When people think about religion in politics, they usually associate it with the right-wing. But there are other religious traditions that have spoken out against oppression and authoritarianism, and one of the most prominent, from the movement to abolish slavery to movements against war and for civil rights, has been the Society of Friends, or Quakers.
The Kendal Sparrow, a fictionalized life of early Quaker Elizabeth Fletcher, explores the roots of Quakerism and shows how its resistance to the powers that be was part of the reason that the movement spread.
In mid-17th century England, fresh out of civil war, there was no separation of church and state; the newly ascendant Presbyterians (whom we know in U.S. history as Puritans) required church attendance and financial support by the common people. Churches were controlled by local landowners, who endorsed a gospel of acquiescence to authority.
In this setting, all political argument was religious. A number of dissenting religious groups that were more radical than the established church had formed during the civil war. One of the most militant was the Friends, followers of George Fox, who preached that the Bible was not the ultimate source of truth, and that instead one must pay attention to the voice of God as you heard it inside yourself.
Fox was a radical who believed that God spoke to women and men equally, to the poor as well as the rich. He rejected all signs of deference, whether in speech, doffing hats, or having servants take their meals in the kitchen. The gospel he preached was one of voluntary simplicity, ostentation being a sign of pride and class distinction. Quaker meetings and process were democratic and noncoercive, the opposite of established religious organizations.
One of those convinced by Fox was Elizabeth Fletcher. At the age of 15, she set out to preach this new religious philosophy, covering hundreds of miles across the length of England, eventually traveling to Ireland — a distant and dangerous place in those days — to spread the word. For a woman to preach in public was challenging enough. But Fletcher and her fellow Friends didn’t confine themselves to preaching in the marketplaces and town squares; they walked into church services and spoke against the authority of the ministers, telling the standing parishioners (only the rich could sit in pews) that they’d be better off listening inside themselves and that they didn’t have to attend the compulsory services. Fletcher and her fellows had chosen to confront religious authorities in what now would be called nonviolent civil disobedience.
Punishment was usually swift – Quaker preachers, male or female, were harassed by vigilantes and sentenced in court to be horsewhipped and jailed in dire conditions, often for long periods of time. Women were stripped in public as a form of humiliation. Quaker families were sanctioned, with their property confiscated and their goods excluded from local markets.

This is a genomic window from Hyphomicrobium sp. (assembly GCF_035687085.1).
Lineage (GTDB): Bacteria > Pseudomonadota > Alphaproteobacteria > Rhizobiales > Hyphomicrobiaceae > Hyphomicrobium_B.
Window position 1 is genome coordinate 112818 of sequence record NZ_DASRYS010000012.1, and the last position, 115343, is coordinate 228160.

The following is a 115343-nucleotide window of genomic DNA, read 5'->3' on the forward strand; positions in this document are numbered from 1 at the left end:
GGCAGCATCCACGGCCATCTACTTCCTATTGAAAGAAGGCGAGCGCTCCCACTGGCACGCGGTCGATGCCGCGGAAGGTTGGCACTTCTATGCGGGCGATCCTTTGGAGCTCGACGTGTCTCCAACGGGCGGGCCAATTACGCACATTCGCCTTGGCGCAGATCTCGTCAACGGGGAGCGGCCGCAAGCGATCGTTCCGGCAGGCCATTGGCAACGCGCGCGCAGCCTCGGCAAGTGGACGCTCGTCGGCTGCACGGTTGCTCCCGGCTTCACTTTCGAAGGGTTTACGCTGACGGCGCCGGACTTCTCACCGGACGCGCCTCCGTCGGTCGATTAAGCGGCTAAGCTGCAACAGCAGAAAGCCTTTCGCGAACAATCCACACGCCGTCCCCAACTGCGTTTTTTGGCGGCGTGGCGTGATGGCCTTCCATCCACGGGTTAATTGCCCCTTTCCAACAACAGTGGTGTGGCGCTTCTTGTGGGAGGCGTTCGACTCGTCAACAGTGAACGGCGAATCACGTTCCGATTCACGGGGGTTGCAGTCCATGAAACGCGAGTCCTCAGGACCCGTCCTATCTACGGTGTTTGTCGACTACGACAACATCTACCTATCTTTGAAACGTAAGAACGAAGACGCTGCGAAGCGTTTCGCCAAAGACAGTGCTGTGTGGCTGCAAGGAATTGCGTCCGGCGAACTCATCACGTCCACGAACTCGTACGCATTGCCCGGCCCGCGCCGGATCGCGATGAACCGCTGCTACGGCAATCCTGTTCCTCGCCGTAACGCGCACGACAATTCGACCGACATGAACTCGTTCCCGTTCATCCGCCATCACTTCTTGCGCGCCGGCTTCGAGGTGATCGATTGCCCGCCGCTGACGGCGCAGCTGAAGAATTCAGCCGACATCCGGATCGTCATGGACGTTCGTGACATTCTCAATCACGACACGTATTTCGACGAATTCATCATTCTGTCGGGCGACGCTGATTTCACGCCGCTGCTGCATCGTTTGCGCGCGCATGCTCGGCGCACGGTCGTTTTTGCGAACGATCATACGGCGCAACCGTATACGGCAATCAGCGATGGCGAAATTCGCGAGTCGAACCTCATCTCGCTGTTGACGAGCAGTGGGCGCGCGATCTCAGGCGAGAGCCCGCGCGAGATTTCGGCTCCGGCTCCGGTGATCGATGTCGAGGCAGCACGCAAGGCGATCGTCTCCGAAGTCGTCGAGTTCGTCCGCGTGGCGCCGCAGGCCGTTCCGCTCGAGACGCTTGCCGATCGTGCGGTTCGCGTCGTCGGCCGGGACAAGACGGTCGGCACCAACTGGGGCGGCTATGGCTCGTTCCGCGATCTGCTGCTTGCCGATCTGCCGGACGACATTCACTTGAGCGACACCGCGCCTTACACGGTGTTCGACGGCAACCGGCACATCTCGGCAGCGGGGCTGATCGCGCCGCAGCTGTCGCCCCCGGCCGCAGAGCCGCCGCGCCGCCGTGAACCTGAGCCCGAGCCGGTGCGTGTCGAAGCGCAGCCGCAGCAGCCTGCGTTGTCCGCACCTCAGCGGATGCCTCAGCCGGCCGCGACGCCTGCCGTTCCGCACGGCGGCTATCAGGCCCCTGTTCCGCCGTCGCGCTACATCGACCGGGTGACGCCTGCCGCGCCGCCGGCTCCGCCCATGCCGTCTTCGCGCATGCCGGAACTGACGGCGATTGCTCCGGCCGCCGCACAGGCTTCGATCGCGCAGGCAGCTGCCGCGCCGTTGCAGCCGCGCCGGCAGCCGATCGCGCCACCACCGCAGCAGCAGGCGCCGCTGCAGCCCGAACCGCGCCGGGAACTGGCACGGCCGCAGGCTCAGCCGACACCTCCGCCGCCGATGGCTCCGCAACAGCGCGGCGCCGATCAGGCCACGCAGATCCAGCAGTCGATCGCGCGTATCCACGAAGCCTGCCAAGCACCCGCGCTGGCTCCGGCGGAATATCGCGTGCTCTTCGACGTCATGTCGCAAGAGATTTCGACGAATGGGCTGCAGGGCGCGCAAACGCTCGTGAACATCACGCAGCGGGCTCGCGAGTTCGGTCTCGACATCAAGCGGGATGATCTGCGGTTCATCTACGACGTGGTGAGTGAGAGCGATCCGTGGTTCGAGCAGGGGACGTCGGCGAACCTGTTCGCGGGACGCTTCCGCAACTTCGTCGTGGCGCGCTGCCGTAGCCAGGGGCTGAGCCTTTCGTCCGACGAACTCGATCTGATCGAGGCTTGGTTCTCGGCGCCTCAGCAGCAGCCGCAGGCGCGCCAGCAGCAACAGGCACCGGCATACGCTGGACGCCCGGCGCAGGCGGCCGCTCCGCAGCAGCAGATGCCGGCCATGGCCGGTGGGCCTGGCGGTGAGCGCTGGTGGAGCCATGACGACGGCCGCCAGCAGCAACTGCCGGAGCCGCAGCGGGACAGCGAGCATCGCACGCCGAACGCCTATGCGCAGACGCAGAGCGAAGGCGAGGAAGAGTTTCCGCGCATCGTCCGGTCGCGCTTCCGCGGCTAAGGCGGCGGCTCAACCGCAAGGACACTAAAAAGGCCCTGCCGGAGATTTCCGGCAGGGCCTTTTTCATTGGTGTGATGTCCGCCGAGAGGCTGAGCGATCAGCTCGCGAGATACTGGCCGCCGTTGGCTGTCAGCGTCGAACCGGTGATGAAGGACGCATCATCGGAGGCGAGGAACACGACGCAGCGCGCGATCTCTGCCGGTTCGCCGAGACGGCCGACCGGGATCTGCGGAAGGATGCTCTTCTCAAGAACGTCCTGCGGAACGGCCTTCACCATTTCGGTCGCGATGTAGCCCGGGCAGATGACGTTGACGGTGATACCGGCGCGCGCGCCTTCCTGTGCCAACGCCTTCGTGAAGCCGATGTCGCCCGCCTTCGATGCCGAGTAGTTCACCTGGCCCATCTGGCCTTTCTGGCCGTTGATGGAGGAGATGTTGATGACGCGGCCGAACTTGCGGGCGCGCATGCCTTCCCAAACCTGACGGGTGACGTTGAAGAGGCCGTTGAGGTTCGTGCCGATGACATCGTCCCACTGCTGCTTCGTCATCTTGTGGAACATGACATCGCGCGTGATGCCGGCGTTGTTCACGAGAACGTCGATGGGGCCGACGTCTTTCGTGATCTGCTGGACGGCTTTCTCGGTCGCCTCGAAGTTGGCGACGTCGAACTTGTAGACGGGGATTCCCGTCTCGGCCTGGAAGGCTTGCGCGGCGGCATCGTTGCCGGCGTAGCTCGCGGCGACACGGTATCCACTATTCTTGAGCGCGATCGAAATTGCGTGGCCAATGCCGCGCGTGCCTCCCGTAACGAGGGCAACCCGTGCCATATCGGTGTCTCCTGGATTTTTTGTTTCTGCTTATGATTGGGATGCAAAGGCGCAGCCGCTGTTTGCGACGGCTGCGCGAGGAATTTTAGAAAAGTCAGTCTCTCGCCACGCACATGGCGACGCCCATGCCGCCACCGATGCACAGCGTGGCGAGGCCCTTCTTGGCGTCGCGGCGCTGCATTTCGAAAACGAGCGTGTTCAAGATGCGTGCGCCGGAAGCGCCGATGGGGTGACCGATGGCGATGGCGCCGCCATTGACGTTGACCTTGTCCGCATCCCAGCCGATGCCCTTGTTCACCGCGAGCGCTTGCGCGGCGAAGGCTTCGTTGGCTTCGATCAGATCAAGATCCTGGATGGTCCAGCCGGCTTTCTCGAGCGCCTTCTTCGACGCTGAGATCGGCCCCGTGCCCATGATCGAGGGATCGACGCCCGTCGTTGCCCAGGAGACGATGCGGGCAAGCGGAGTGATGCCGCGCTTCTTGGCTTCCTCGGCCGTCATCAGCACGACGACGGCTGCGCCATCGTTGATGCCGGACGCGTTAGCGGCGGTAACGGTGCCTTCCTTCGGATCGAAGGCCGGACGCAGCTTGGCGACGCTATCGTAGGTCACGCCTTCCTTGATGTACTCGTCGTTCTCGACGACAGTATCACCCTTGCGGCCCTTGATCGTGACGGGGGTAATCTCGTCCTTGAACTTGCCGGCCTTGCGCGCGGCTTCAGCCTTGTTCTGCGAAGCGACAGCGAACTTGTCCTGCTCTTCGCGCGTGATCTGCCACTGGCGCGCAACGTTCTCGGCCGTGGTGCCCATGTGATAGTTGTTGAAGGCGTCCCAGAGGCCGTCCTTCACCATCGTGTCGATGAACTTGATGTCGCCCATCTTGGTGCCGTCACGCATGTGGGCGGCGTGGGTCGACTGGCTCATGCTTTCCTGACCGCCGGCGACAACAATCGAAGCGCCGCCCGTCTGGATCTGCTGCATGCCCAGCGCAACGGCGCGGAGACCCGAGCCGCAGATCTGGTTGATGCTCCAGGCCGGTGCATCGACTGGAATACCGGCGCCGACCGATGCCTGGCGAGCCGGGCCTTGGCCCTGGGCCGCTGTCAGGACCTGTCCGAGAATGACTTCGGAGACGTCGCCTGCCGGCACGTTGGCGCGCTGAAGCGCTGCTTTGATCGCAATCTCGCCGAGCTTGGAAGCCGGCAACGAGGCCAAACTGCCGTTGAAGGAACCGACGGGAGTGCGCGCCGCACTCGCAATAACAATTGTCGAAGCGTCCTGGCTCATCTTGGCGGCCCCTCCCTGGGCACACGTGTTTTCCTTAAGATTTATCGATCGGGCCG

Despite the repression, the new philosophy spread. Fletcher was harassed, jailed, groped, horsewhipped, concussed, and received a stomach injury she never fully recovered from, but she also found sympathetic people who had heard her and other Quakers and who were willing to help her, nurse her back to health, and support her. One could speculate why enough people were attracted to Quaker philosophy that the group survived and grew in spite of repression – Luetke portrays a combination of compassionate argument, sympathy sparked by the harsh treatment the Quakers received, and a social situation in which people were ready to listen to arguments for class and gender equality and religious freedom.
All these elements are present in the novel, but don’t completely explain the degree of commitment that Fox and his followers sparked among people. One might think of the movements of the 1960s as comparable — a time when, unexpectedly, subversive ideas caught fire among youth and the general population.
Elizabeth Fletcher was an active preacher for only a few years. Then she was laid low by ill health from unhealed injuries, and possibly tuberculosis contracted during a time in jail. Because of the shortness of her career, the arc of the story seems truncated. Fletcher has barely come into her own when her career is over. This is a danger in a biographical novel, especially one that avoids flashbacks and sticks to the chronological order of events.
Not much is known about the historical Elizabeth Fletcher. Luetke’s straightforward prose serves well to fill out what Fletcher’s life outside her ministry may have been like, providing details of 17th century life and imagining that as a poor, illiterate farmer she may have drawn more on her experiences with the natural world than on a Bible that she couldn’t read. Luetke creates a family that could raise a person like Elizabeth Fletcher.
The novel is carried by this account of a teenage, unmarried, peasant woman being moved by the idea that her insights were not only as valid as anyone else’s, but cause to challenge established authority in spite of the severe consequences.
In that, she could be a model for all of us.
Read the full Jan. 1-7 issue.
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